A non-disclosure agreement drafted by an English consumer law firm was held recently to be enforceable and prevented another firm from bringing a rival group litigation claim against Volkswagen AG over emissions.
In a July 23 ruling in Harcus Sinclair LLP v. Your Lawyers Ltd., the U.K. Supreme Court held that a six-year non-competition clause in a commercial non-disclosure agreement between these two law firms was not an unlawful restraint of trade and was enforceable as a contractual term.
In this article, we revisit the key principles of the restraint of trade doctrine and notable legal developments in this context. We also consider the implications of the Supreme Court’s ruling on the doctrine, its third in three years.
The facts of this particular case concerned a novel situation in respect of the application of the doctrine. This situation involved a non-compete undertaking. The undertaking was given by one law firm to another in relation to a group litigation claim.
Indeed, the Supreme Court noted in its judgment that the issues in this case would not arise often.
However, the decision provides a helpful synopsis of the range of factors to be considered in determining whether the beneficiary of a restraint of trade undertaking has legitimate interests to protect.
This case concerned restraint of trade in a commercial agreement. However, there is a significant overlap with restraints of trade in an employment context, given that the bulk of the case law dealing with the enforceability of restraints of trade relates to restrictions imposed on employees during and after termination of employment.
The Restraint of Trade Doctrine
Case law has established that the following requirements need to be satisfied for a restraint of trade to be valid under English law:
- The existence of a valid interest that the party imposing the restraint seeks to protect;
- The restraint is no wider than is reasonable to protect that interest; and
- The restraint must not be contrary to the public interest.
In the employment context, there are certain categories of interests that a court will generally allow to be protected. These categories include trade connections, with suppliers or customers; trade secrets and other confidential information; and the stability of the workforce.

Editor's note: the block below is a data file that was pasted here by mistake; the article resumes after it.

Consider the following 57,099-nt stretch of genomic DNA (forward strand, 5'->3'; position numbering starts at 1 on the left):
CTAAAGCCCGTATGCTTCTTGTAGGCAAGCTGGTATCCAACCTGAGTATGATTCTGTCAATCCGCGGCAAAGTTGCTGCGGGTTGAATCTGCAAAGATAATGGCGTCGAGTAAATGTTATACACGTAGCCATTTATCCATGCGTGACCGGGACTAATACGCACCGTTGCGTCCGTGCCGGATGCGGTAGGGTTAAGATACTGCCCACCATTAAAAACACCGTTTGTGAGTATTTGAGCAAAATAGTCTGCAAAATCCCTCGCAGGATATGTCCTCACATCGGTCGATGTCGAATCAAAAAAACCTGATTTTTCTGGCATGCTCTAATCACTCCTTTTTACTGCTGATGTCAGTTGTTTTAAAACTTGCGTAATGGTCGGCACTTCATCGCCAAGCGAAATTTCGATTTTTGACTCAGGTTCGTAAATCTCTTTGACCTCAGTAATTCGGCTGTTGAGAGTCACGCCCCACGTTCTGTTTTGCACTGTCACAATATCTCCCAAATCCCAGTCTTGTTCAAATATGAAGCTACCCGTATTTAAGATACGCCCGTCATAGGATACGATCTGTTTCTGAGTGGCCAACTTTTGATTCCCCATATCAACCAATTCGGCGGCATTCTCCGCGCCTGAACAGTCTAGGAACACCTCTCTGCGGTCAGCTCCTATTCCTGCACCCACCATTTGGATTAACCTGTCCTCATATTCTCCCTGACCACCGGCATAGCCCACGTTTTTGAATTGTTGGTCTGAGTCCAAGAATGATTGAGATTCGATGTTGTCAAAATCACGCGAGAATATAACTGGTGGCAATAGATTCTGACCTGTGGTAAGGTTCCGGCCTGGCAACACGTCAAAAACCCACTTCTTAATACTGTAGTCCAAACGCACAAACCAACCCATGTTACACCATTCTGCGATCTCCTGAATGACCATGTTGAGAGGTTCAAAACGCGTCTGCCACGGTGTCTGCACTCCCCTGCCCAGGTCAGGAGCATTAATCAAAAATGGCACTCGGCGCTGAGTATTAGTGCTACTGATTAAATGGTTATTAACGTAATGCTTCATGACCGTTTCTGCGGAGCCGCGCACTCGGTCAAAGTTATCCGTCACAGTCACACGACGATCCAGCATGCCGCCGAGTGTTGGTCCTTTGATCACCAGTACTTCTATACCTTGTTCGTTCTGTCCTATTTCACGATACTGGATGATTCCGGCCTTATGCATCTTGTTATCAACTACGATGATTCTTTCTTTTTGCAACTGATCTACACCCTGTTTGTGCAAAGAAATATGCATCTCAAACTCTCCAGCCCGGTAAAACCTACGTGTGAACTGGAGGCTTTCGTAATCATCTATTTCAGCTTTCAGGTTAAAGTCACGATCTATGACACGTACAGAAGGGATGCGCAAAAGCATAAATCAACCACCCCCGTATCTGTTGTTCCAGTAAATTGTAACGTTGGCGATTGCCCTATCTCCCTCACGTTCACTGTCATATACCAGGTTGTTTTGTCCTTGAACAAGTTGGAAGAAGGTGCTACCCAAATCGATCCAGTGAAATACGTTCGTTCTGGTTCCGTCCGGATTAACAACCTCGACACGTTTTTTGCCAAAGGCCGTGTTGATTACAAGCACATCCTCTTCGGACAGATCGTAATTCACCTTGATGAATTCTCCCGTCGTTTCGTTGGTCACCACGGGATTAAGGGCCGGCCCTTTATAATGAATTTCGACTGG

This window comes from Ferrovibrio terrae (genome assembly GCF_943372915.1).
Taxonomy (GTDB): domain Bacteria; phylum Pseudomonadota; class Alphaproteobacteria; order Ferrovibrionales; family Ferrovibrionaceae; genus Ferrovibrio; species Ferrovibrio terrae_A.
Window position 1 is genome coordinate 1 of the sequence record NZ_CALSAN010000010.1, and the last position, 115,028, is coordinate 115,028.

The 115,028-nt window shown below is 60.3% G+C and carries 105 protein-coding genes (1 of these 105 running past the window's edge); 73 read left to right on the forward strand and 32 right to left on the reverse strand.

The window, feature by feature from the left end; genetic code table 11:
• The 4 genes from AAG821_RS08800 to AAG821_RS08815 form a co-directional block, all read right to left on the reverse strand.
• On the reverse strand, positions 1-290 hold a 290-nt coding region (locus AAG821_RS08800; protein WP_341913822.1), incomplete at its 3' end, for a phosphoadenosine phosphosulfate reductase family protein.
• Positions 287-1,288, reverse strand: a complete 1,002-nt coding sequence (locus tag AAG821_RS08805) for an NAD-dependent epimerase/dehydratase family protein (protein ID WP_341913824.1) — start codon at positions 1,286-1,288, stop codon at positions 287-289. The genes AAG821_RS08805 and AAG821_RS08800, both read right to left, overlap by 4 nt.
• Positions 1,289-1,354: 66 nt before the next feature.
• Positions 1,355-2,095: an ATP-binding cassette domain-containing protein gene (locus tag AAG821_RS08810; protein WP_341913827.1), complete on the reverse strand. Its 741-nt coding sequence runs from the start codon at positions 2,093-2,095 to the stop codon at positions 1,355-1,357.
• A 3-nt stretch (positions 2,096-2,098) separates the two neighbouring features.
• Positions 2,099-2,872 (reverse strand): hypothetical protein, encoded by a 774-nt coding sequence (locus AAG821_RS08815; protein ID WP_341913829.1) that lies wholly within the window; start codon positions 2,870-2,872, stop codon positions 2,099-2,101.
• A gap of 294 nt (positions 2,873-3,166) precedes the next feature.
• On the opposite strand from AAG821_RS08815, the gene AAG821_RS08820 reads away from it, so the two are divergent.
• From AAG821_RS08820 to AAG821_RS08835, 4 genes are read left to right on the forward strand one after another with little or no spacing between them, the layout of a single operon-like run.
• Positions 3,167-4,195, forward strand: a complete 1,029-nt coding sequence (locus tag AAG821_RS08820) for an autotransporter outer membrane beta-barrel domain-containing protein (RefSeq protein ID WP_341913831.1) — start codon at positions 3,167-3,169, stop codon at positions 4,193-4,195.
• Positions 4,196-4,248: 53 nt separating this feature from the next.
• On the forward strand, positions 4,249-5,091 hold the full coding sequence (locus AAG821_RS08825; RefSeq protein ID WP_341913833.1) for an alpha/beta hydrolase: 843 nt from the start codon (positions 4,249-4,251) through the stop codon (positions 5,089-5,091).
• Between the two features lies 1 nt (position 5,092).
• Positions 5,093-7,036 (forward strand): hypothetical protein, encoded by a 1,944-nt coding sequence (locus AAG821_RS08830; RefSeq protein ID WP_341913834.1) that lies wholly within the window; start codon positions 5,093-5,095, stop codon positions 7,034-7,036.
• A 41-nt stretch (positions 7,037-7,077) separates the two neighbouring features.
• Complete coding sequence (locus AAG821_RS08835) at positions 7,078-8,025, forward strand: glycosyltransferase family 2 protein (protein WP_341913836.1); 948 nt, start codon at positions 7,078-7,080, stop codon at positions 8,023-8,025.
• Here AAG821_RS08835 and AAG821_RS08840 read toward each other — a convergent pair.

The courts have repeatedly emphasised, though, that these categories are non-exhaustive. Therefore, it comes as little surprise that the courts in Harcus Sinclair v.Your Lawyers were open to accepting a novel interest that was worthy of protection, based on the facts of the case, being Your Lawyers’ legitimate interest in protecting its own proposed group litigation claim from Harcus Sinclair setting up a rival group litigation claim.
The reasonableness of a restraint of trade provision is assessed as at the date it was entered into, and the courts will take a number of factors into account when assessing reasonableness, including, depending on the context of the restraint:
- The term of the restriction;
- Geographical area;
- The scope of the restrained activities;
- The character of the business;
- Any inequality of bargaining power; and
- The surrounding circumstances and factual background.
In circumstances where the restraint of trade operates by agreement between commercial parties, the courts will be reluctant to interfere with a decision that has been taken by those parties in assessing what is reasonable. This position is to be contrasted with employment cases, where there is a far greater likelihood of inequality of bargaining power, and which may therefore impact the court’s assessment of the reasonableness of a restraint in that context.
A Shift in the Courts’ Approach
It is the third time in three years that the Supreme Court has considered the restraint of trade doctrine and has analysed it in detail. The general principles for practitioners to follow are, therefore, now enshrined in case law.
As highlighted by these judgments, there has been a noticeable shift in the courts’ approach. The approach has evolved from adopting a historically narrow focus on what lies within the four corners of the contract to assess the reasonableness of a restraint of trade, to considering the surrounding circumstances and factual matrix.
It is now widely accepted that the modern approach to assessing reasonableness is to consider what a term, viewed in the light of the entire contract, would mean to a reasonable person, having all the relevant background knowledge reasonably available to the parties at the time the contract was made.
Implications of the Harcus Sinclair v. Your Lawyers Judgment
Enforceability of Restraints of Trade
The Supreme Court held that the Court of Appeal was wrong to overturn the High Court’s original decision, insofar as the High Court had concluded that Harcus Sinclair was in breach of contract, and had therefore granted an injunction requiring Harcus Sinclair to cease acting for its group of claimants.